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Why WOO Canvas Child Theme?

A child theme is like a protective layer that helps keep the core clean and free of issues.

A child theme in WordPress can be completely empty so that you’re really only using the parent theme (in this case, Canvas). So if the child theme is empty, why bother? Here’s why.

  1. Website –> Transportation
  2. WordPress –> Car
  3. WOO Themes –> Car Company (e.g. BMW)
  4. WOO Themes Canvas –> Model (e.g. BMW 525)
  5. WOO Themes Fresh Canvas –> James Bond-like protective shield plus you’re open to add features and styling galore.
The main reason to use a child theme is so that you can easily update the parent (or main) theme without having to worry about any changes you might have made along the way.

To get a little technical, in WordPress, it’ll be mostly the functions.php file (features) and the style.css file (styling, CSS, look, layout). You can add to the functions file, edit, break it, try things out, delete it, and it’s all OK. Same goes for the style.css file for the child theme: play around, test, override the parent theme, and pull in CSS from elsewhere with custom styling. For example, add the code to the functions file to add a full-width slider in Canvas with just a bit of code in the child theme. Done.

When you have a child theme, all of the functions of the parent theme are still there.

Again, you can also have the child theme have an empty functions file and empty style sheet and you’re still in better shape.


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7 Responses to Why WOO Canvas Child Theme?

  1. Stuart Edwards September 9, 2013 at 7:01 am #

    Hi Bradley!

    Cheers for this. Just a quick one – I’ve made a billion and one changes to my core woothemes files – comments, functions and magazine .php files.

    How does one go about added these modifications to the child theme?

    Thanks Bradley!


    • Bradley Charbonneau September 12, 2013 at 8:19 am #

      I’m going to go out on a limb here and let you know how I think it works and we can both see what happens … sound risky? OK, I guess it is. BACK UP your files first! 🙂

      As far as I understand it, the site will first look for files in the child theme’s directory before it looks in the parent theme. So if you, for example, were to copy the file from the parent theme to the child theme (e.g. functions.php or magazine.php) the site should look first for the child theme version of the files and then ignore the parent theme files. Does that make sense? Remember, this is how I think it works … please try this on a test site or at the very least back up (or make copies) or any file you’re playing with.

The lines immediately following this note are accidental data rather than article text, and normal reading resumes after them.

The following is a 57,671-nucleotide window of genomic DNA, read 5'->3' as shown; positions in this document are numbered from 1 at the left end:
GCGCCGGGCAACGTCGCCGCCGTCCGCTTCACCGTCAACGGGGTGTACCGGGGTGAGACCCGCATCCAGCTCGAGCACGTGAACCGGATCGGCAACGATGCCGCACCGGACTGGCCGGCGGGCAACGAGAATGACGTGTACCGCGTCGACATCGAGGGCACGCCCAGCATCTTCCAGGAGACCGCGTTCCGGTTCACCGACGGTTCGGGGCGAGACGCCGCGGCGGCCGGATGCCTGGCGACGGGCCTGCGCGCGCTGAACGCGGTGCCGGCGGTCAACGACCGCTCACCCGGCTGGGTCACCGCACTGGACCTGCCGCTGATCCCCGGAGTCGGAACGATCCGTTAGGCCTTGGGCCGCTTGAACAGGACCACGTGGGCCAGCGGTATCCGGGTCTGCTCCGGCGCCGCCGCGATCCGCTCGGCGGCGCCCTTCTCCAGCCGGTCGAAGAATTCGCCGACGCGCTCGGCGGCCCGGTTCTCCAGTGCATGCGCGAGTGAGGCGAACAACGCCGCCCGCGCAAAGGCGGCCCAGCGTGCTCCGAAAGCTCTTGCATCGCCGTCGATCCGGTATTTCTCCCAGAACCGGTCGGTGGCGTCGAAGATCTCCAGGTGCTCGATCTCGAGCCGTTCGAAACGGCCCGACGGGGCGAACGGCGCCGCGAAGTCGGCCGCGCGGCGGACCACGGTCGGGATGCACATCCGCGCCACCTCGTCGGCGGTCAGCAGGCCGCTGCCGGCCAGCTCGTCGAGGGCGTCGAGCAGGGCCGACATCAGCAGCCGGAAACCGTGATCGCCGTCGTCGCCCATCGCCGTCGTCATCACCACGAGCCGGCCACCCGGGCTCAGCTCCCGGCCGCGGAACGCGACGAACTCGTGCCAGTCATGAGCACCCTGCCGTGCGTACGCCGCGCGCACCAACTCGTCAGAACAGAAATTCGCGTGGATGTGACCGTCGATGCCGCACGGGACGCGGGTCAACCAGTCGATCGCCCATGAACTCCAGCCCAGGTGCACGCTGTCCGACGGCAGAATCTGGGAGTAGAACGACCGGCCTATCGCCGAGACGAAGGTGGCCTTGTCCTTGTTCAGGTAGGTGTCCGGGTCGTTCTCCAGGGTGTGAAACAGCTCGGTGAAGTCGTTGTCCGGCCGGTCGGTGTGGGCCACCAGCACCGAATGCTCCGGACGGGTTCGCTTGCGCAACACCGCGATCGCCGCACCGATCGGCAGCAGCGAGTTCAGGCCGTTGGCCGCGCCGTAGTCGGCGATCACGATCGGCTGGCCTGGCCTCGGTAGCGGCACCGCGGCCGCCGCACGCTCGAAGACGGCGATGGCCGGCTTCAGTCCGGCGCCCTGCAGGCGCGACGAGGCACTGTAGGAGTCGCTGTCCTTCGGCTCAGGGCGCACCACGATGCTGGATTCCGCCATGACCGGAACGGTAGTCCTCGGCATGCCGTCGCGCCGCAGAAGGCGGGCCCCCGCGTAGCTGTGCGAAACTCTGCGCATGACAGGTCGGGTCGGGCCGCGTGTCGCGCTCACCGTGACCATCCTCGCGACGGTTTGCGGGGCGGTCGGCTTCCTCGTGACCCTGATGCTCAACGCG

Better, but more difficult, is to create functions and hooks placing or changing what you want where you want it. That way, you don’t change any files really, you’re just altering what they do on the fly. Hope that’s helpful.

      • Stuart Edwards September 12, 2013 at 5:42 pm #

        Cheers Bradley – I’ll give it go!
        My problem is that all the documentation I’ve found only really referes to functions.php and custom.css. I’ve edited loads of files – Would it literally be a case of copying those files into the child theme – then those would load first – What if there’s an update to the code and MY files in the child themes are out of date when I update WordPress?

        I hope this makes sense! Thanks for the reply!


        • Bradley Charbonneau October 10, 2013 at 4:53 pm #

          Aha, I see what you mean, Stuart. I suppose then if you needed to keep your files that are now in your child theme up to date you’d have to see what changed in the parent theme and add/edit that in the files you have in your child theme.

          This is the advantage of something like WOO hooks. They “insert” code to perform an action in certain places. So, for example, instead of saying you want to put a photo of a kangaroo at the top of your archive pages by editing the archive file (e.g. archive.php) you’d create a hook that said something like, “If page is archive page, put this code (photo of kangaroo) into top.” That’s my low-tech explanation of how hooks work. Hope that’s of some help!


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